Please or Register to create posts and topics.

In cold approach emails, don't put the onus on the receiver, but frontload your value (email example)

Look at this example of cold reach out:

reach out for guest post bad email example

The problem with this approach is that she does not give me any information to make a first assessment.
She puts the onus of doing the work on the receiver -me-.
Based on her email, it's me who should take the time to do all the background information gathering work, such as:

  • What's your expertise
  • What you want to write about
  • Can I see something you've written already
  • Are you ready to go through a few iterations of reviews to make that post top-notch?

But since most people writing do not have great expertise, chances are that if I wrote that email, I will only be wasting time.
And that's why, when you put the onus of work on the receiver, you are less likely to get an answer -and more likely to come across as a lazy F-.

Finally, from a power dynamics perspective, it's the wrong approach towards this type of interaction.
She approaches me as if she had the power: the power of making me do the work for her.

But cold approaches are pure transaction-based interactions. Without any interpersonal goodwill yet, the power in cold-approaches is based on the value people bring to the table.
And what happens if you don't show any value?
Well, if you're not showing value, then you're showing entitled mentality: the entitlement of believing you are owed an answer without even proving you can bring something to the table.

How She Should Have Phrased It

Alright, done with what was wrong with that.

How could she have done it better?
Consider the following:

Hi Lucio,

I recently discovered and man, what a great website! I love your work! (standard shit, but you never go wrong with that).

You have already written on topic X (balance the "you" and "I", make sure you start some sentences with "you" so it doesn't seem like a "me, me, me fest"), and done so very well, for example your article X, Y (shows she has taken some time to assess the publication, and she doens't seek random writing opportunities)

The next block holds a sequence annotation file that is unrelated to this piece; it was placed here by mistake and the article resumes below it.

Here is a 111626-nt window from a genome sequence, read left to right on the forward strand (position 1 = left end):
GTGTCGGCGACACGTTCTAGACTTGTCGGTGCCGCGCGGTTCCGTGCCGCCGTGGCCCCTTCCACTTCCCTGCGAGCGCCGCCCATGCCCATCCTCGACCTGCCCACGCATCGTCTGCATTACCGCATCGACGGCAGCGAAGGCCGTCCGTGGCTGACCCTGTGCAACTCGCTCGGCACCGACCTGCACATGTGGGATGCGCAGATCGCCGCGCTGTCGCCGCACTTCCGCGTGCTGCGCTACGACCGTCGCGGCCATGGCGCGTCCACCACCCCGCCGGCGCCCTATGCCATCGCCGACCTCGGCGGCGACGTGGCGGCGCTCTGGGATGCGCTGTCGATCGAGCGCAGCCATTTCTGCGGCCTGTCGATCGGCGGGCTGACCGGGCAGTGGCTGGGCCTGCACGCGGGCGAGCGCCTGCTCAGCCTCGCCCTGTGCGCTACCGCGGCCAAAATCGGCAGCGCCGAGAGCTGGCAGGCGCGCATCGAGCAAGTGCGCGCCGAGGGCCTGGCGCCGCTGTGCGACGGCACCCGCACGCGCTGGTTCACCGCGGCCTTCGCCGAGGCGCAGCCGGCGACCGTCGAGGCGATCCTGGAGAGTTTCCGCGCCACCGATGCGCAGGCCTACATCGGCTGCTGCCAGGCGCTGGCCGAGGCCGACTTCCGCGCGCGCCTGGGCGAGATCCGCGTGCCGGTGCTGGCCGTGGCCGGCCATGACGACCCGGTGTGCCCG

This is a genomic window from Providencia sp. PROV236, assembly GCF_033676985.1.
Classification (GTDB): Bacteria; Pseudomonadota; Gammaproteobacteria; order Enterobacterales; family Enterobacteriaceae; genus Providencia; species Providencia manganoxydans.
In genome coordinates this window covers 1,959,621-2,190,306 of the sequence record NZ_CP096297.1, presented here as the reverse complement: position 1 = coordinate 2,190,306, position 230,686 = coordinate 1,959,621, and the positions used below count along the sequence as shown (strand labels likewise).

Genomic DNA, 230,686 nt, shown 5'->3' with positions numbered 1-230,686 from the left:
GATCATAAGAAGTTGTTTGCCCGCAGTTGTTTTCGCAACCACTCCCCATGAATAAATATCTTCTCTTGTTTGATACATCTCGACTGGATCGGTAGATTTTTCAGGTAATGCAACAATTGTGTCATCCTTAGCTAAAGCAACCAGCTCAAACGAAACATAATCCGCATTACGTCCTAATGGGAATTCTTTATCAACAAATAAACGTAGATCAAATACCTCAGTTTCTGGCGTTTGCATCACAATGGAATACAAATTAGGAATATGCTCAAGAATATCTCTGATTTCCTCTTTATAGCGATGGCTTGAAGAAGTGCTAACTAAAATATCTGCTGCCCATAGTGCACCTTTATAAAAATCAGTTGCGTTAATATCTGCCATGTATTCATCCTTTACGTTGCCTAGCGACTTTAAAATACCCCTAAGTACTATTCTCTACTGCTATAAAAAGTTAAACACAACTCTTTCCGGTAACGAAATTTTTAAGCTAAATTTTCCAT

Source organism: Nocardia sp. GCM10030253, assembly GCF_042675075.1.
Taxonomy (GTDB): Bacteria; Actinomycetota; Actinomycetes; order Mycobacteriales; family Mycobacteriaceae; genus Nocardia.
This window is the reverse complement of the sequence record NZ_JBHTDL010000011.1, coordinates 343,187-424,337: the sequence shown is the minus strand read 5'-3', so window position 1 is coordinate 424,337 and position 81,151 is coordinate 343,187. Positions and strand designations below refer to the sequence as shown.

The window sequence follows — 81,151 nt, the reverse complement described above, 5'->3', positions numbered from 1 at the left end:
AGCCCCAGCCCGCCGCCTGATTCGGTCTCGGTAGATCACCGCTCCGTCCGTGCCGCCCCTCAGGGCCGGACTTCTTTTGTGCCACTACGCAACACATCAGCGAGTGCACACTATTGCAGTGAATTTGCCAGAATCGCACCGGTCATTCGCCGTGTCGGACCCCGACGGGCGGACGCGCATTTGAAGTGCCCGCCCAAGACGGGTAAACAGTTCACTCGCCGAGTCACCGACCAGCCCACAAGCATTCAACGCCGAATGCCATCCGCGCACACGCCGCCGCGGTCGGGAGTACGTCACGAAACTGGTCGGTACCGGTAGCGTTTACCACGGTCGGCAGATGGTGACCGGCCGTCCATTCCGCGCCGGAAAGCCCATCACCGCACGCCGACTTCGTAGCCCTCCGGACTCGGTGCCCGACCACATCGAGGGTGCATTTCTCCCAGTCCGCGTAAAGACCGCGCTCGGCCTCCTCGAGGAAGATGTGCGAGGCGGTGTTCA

As a psychologist/attorney/sociologist/whatever, I have 20 years of in-field experience on X, and my latest research has expanded on Z, Y.

Do you think that could add value to your readers (pitch as adding value to the readers first, or, a distant second, to me. Don't make it about money right away: the best websites seek quality, not a few dollars) ?

Let me know if you think so (puts the power back on me, so it doesn't feel like pushing stuff on my plate) as I would love to share my expertise with your audience.
I look forward to hearing from you!

Best Regards,

By the way, sending an email like this takes pretty much the same time it takes you to send a poor, generic one.
You can build the template and then just change the details.

But the ROI on this type of email is 10x greater. Possibly more.

Social_Strategist#1 has reacted to this post.
Check the forum guidelines for effective communication.
Book a call for personalized & private feedback

Another person that I follow, Ramit Sethi, also espouses this. When you want something from someone, "Don't make the busy person do all the work".

Even if the power dynamics were flipped (someone with more power that wants something from me), I find it in particular bad taste when they very obviously order me to do something. I also find that most people in power who exploit it as much as possible (ordering people around, abusing position of power), are usually the least powerful of the powerful (low level managers or supervisors).


Social_Strategist#1 has reacted to this post.
Scroll to Top